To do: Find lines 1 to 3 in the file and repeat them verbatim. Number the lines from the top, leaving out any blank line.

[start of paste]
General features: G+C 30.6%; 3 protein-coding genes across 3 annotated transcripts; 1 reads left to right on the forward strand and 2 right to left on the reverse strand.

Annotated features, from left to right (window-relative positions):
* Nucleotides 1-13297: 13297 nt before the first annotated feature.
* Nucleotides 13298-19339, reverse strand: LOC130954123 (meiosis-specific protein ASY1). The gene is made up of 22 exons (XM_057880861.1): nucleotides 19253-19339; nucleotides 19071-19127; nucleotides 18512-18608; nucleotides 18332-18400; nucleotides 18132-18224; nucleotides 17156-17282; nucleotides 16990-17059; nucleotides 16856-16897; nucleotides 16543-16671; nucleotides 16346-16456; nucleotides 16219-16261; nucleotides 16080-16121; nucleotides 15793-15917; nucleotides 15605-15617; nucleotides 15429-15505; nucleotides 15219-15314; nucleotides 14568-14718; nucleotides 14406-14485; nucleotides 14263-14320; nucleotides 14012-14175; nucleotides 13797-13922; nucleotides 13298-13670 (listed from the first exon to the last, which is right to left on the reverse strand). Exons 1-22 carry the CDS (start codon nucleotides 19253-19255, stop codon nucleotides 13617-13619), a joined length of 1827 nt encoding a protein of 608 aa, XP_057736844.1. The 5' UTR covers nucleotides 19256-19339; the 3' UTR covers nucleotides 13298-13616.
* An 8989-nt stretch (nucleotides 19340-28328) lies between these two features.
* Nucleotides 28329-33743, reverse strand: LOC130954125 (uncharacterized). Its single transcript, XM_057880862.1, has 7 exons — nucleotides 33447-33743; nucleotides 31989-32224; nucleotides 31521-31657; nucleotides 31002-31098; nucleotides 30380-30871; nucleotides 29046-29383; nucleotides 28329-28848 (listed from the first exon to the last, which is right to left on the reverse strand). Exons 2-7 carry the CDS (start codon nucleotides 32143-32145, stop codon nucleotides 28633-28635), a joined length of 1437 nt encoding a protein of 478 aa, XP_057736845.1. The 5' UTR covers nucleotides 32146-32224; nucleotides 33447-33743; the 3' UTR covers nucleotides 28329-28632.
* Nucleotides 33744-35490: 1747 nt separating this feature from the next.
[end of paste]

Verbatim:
General features: G+C 30.6%; 3 protein-coding genes across 3 annotated transcripts; 1 reads left to right on the forward strand and 2 right to left on the reverse strand.

Annotated features, from left to right (window-relative positions):
* Nucleotides 1-13297: 13297 nt before the first annotated feature.